Wimbledon 2016: Venus Williams on Gender Equality in Sports

PHOTO: US Venus Williams poses holding her trophy after beating her sister Serena during their final tennis match of the 2008 Wimbledon championships at The All England Tennis Club in southwest London, July 5, 2008. Venus Williams won 7-5, 6-4. Carl De Souza/AFP/Getty Images)
US Venus Williams poses holding her trophy after beating her sister Serena during their final tennis match of the 2008 Wimbledon championships at The All England Tennis Club in southwest London, July 5, 2008. Venus Williams won 7-5, 6-4.

Venus Williams is far more than a legendary tennis champion.

The seven-time Grand Slam singles title holder spent years in her sport rallying for equal pay among both the men and women. And Williams, through her collaboration with the Women’s Tennis Association, a 2006 op-ed titled "Venus Williams on Equal Pay at Wimbledon" and her famed play on the court, she got tennis' biggest tournament to erase the pay gap.

In 2007, two years after Williams first solo win at the All England Club, the chairman of the tournament finally said it was time to "eliminate the difference" in pay — an unprecedented move.

That may have been almost a decade ago, but what Williams accomplished has never been more relevant. With Wimbledon underway today, Williams recently spoke to ABC News, reflecting on what she accomplished and how far the rest of sports still has to go.

"Tennis is definitely a star for women in sports," she said when asked about her leadership in the equal pay movement. "[But] other sports have a long way to go."

Williams, now 36, added that the "world [and sports] reflect where women are" in it, and that "there's always work to be done."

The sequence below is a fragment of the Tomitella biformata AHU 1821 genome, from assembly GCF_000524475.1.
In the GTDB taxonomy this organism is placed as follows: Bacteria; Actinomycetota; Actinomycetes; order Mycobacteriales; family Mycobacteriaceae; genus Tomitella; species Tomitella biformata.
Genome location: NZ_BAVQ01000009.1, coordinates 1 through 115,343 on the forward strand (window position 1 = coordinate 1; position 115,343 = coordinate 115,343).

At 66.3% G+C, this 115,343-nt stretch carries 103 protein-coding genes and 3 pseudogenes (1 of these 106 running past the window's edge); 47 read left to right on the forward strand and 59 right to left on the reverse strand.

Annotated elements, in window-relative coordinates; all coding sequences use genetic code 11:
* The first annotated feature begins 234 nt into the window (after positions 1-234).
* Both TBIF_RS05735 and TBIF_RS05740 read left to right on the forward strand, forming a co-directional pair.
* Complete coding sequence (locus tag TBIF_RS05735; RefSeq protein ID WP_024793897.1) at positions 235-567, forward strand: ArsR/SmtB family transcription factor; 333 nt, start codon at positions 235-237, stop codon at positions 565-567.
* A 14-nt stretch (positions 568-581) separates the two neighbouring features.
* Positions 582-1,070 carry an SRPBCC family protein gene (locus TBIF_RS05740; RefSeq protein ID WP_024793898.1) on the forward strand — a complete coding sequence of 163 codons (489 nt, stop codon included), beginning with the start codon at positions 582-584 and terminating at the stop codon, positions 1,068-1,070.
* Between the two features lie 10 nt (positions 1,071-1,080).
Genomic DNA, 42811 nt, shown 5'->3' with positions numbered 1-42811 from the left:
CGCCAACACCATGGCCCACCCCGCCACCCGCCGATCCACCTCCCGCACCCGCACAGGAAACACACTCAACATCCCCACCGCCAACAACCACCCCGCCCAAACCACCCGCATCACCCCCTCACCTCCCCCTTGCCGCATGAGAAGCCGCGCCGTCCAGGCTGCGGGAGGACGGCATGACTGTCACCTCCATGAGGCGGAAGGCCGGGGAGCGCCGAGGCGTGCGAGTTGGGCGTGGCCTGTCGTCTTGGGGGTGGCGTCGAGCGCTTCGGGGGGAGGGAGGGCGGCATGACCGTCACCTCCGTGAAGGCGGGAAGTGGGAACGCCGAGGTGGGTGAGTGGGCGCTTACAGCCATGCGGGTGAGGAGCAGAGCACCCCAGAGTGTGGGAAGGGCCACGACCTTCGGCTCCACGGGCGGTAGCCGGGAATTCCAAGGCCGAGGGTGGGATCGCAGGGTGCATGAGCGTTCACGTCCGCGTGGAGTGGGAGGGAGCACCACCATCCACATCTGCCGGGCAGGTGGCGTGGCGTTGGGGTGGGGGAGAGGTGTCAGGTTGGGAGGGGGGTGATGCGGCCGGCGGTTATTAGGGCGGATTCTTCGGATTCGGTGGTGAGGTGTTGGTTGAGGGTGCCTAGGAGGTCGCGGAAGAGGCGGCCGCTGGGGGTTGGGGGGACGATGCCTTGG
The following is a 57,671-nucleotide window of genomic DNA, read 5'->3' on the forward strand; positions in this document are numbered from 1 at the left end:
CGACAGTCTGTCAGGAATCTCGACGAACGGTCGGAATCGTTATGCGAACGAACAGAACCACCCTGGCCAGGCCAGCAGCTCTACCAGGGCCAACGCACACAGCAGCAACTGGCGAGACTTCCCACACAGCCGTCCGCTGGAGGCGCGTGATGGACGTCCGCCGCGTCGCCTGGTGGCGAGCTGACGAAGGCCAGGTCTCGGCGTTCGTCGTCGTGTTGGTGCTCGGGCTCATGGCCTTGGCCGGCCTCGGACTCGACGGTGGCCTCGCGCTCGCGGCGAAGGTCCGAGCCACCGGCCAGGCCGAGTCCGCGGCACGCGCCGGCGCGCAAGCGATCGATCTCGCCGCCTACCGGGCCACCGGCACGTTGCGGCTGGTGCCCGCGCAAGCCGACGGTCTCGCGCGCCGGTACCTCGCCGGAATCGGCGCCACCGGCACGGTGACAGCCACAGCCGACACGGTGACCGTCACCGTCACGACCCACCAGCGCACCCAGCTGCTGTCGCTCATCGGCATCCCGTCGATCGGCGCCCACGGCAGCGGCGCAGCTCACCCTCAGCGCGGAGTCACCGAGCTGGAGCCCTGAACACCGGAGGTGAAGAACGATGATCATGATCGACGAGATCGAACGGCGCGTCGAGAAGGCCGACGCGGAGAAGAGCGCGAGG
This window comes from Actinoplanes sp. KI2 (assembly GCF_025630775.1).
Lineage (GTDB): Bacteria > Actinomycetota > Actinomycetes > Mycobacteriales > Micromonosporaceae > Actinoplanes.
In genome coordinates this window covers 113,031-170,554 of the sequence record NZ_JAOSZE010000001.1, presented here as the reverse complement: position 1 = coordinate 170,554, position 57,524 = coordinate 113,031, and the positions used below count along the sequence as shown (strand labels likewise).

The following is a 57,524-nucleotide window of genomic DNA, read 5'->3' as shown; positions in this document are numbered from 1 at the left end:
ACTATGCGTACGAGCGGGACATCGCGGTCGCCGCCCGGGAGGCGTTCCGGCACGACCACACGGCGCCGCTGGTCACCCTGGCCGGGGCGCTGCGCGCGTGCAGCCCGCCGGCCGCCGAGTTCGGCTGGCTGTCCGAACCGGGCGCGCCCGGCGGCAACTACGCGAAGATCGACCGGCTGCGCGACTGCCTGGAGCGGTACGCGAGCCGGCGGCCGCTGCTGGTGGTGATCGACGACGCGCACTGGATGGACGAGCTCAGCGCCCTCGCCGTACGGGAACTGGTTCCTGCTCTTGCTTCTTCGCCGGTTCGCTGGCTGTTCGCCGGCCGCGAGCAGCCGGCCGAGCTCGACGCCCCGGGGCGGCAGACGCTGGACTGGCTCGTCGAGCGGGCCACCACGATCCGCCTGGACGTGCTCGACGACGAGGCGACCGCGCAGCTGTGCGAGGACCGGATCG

Just this past March, U.S. women's soccer filed a wage-discrimination complaint with the Equal Employment Opportunity Commission.

The filing, obtained by ESPN, cited how much more revenue women in soccer generate than men, despite the fact they are paid "almost four times less," ESPN reported.

In spite of the large discrepancies in sports like soccer, Williams admitted there are positive things happening.

"As long as we set up equality, we'll go in the right direction," she said.

In an interview with ESPN two years ago, Williams said about her efforts a decade back, "A lot of players were not comfortable talking about equal prize money for whatever reason, or maybe weren't able to express exactly how they felt. But I was."

Williams has never been afraid to say what's on her mind and when asked by ABC News about substances, banned or legal, as they pertain to tennis, she had a simple answer.

"It's something that you just have to be aware of," she said. "Athletes, like everyone else, at times take supplements but just have to consult your doctors and work on that. It's a process, but it's achievable ... It's my job to be healthy."

Williams spoke to ABC News as part of a campaign with Silk, promoting a plant-based diet, so what an athlete puts into his or her body is something she takes seriously.

Maria Sharapova was not brought up by name, but the famed tennis champion was in the news earlier this month after receiving a two-year suspension for taking a substance that was added to the banned list in January.

When asked about the evolving and changing list, Williams said, "It's updated every year, so you have to stay abreast the best you can."

At a press conference on June 8, Sharapova said she did not intentionally take the banned substance.